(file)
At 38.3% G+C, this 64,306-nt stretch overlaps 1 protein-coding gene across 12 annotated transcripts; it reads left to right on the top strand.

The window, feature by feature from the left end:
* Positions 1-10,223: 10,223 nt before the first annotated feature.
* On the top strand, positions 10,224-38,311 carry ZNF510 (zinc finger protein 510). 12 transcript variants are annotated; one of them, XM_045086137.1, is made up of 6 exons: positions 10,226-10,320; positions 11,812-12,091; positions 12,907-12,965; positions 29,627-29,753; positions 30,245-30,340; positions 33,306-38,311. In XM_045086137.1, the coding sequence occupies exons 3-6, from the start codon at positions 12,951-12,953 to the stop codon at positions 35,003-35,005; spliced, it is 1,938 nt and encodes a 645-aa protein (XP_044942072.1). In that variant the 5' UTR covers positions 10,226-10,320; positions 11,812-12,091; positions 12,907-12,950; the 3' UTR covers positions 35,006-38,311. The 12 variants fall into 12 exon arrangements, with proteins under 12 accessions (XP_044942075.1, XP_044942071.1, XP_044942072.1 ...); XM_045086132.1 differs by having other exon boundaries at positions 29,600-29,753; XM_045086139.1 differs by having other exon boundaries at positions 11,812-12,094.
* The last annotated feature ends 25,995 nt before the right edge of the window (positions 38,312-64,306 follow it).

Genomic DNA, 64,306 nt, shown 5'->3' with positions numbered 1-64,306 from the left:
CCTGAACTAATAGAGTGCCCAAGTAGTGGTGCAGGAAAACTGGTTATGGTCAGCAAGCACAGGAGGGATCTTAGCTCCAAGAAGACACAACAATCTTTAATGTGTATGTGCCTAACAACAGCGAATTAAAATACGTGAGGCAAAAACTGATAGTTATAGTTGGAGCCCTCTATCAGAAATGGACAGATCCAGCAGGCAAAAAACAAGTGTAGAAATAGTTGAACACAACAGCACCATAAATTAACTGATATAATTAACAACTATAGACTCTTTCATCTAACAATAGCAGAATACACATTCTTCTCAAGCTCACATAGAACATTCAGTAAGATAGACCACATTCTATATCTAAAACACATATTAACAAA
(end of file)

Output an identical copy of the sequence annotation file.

At 38.3% G+C, this 64,306-nt stretch overlaps 1 protein-coding gene across 12 annotated transcripts; it reads left to right on the top strand.

The window, feature by feature from the left end:
* Positions 1-10,223: 10,223 nt before the first annotated feature.
* On the top strand, positions 10,224-38,311 carry ZNF510 (zinc finger protein 510). 12 transcript variants are annotated; one of them, XM_045086137.1, is made up of 6 exons: positions 10,226-10,320; positions 11,812-12,091; positions 12,907-12,965; positions 29,627-29,753; positions 30,245-30,340; positions 33,306-38,311. In XM_045086137.1, the coding sequence occupies exons 3-6, from the start codon at positions 12,951-12,953 to the stop codon at positions 35,003-35,005; spliced, it is 1,938 nt and encodes a 645-aa protein (XP_044942072.1). In that variant the 5' UTR covers positions 10,226-10,320; positions 11,812-12,091; positions 12,907-12,950; the 3' UTR covers positions 35,006-38,311. The 12 variants fall into 12 exon arrangements, with proteins under 12 accessions (XP_044942075.1, XP_044942071.1, XP_044942072.1 ...); XM_045086132.1 differs by having other exon boundaries at positions 29,600-29,753; XM_045086139.1 differs by having other exon boundaries at positions 11,812-12,094.
* The last annotated feature ends 25,995 nt before the right edge of the window (positions 38,312-64,306 follow it).

Genomic DNA, 64,306 nt, shown 5'->3' with positions numbered 1-64,306 from the left:
CCTGAACTAATAGAGTGCCCAAGTAGTGGTGCAGGAAAACTGGTTATGGTCAGCAAGCACAGGAGGGATCTTAGCTCCAAGAAGACACAACAATCTTTAATGTGTATGTGCCTAACAACAGCGAATTAAAATACGTGAGGCAAAAACTGATAGTTATAGTTGGAGCCCTCTATCAGAAATGGACAGATCCAGCAGGCAAAAAACAAGTGTAGAAATAGTTGAACACAACAGCACCATAAATTAACTGATATAATTAACAACTATAGACTCTTTCATCTAACAATAGCAGAATACACATTCTTCTCAAGCTCACATAGAACATTCAGTAAGATAGACCACATTCTATATCTAAAACACATATTAACAAA